What to Expect During a Carotid Ultrasound
For most carotid ultrasounds, you are positioned lying face-up on an examination table that can be tilted or moved.
A clear water-based gel is applied to the area of the body being studied to help the transducer make secure contact with the body and eliminate air pockets between the transducer and the skin. The sonographer (ultrasound technologist) or radiologist then presses the transducer firmly against the skin and sweeps it over the area of interest.
Doppler ultrasound is performed using the same transducer.
The sonographer or radiologist is often able to review the ultrasound images in real-time as they are acquired and you can be released immediately. There may be an occasion, however, where you are asked to dress and wait while the ultrasound images are reviewed.
This ultrasound examination is usually completed within 30 minutes.
Most ultrasound examinations are painless, fast and easy.
There is usually no discomfort from pressure as the transducer is pressed against the area being examined. However, if scanning is performed over an area of tenderness, you may feel pressure or minor pain from the transducer.
It may be necessary to tilt or rotate your head for the best exposure, as the transducer is swept over the entire length of your neck on both sides to obtain views of the artery from different perspectives. It also helps to keep your arm and shoulder down. Your head will be supported to keep it still.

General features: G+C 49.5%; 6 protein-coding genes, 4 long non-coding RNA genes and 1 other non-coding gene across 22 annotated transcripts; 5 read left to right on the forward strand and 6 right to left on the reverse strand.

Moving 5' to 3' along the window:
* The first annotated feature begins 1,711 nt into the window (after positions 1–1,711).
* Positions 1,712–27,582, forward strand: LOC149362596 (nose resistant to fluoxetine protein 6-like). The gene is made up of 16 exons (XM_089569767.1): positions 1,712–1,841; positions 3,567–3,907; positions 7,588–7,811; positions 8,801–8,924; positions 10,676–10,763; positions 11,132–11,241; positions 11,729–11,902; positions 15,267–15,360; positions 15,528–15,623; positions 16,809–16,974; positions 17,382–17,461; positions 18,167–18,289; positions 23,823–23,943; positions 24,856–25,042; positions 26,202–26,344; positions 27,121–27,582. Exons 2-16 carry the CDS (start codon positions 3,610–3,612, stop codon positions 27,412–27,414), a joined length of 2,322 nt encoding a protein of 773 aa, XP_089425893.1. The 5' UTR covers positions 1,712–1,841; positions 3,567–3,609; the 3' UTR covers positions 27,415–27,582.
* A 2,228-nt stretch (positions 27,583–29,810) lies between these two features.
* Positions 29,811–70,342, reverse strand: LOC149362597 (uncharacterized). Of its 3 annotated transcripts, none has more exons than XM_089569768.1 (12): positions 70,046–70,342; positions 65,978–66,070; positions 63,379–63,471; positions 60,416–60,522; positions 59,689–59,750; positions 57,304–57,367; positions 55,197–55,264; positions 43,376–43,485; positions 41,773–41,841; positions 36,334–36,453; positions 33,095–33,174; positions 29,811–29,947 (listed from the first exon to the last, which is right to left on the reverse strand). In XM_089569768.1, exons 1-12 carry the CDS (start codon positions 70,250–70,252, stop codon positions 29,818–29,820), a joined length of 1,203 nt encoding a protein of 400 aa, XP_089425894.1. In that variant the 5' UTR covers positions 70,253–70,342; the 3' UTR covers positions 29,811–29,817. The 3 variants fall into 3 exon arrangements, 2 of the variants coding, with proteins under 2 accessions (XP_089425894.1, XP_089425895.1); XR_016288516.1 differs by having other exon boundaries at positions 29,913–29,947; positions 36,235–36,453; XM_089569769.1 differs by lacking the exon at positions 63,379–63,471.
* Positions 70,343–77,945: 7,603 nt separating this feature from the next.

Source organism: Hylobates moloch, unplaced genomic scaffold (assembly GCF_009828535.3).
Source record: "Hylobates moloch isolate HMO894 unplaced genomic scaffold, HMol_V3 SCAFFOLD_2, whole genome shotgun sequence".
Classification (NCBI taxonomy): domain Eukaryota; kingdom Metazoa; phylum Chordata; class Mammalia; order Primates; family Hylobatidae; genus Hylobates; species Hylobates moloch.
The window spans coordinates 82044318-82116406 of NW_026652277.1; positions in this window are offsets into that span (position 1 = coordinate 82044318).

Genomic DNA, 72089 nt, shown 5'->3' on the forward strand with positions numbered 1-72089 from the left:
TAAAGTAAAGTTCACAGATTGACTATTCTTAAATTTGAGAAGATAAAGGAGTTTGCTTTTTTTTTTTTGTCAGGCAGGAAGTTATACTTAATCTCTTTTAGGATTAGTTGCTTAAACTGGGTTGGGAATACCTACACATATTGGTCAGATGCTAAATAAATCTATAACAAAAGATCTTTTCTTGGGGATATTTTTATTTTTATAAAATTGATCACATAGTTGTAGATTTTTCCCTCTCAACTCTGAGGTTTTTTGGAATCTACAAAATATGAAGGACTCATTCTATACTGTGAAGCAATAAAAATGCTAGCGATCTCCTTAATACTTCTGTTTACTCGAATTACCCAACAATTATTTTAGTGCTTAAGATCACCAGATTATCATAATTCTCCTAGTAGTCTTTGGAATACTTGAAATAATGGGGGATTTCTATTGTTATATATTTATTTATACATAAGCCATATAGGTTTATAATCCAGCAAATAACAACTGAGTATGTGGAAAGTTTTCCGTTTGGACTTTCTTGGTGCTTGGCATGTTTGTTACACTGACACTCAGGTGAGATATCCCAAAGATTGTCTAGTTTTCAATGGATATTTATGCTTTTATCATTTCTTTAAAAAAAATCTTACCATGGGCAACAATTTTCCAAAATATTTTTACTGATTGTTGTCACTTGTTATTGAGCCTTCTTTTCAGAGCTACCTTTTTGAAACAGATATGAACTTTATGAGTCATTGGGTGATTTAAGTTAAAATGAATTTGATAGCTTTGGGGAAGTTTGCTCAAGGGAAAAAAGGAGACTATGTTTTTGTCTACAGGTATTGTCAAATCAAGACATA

If a Doppler ultrasound study is performed, you may actually hear pulse-like sounds that change in pitch as the blood flow is monitored and measured.
Once the imaging is complete, the gel will be wiped off your skin.
After an ultrasound exam, you should be able to resume your normal activities within a few hours.
Limitations of Carotid Ultrasound
Carotid ultrasound may be difficult or impossible if a patient has a dressing covering a wound or surgical scar in the neck.
An occasional patient is difficult to examine because of the size or contour of the neck.
Calcium deposits in the wall of the carotid artery may make it difficult to evaluate the vessel.
A small amount of soft plaque that produces low-level echoes may go undetected.
Ultrasound cannot visualize the entire length of the vessel because the last portion of the carotid artery travels though the bone at the base of the skull. For a complete assessment, patients may need to undergo a CT or MRI of the carotid.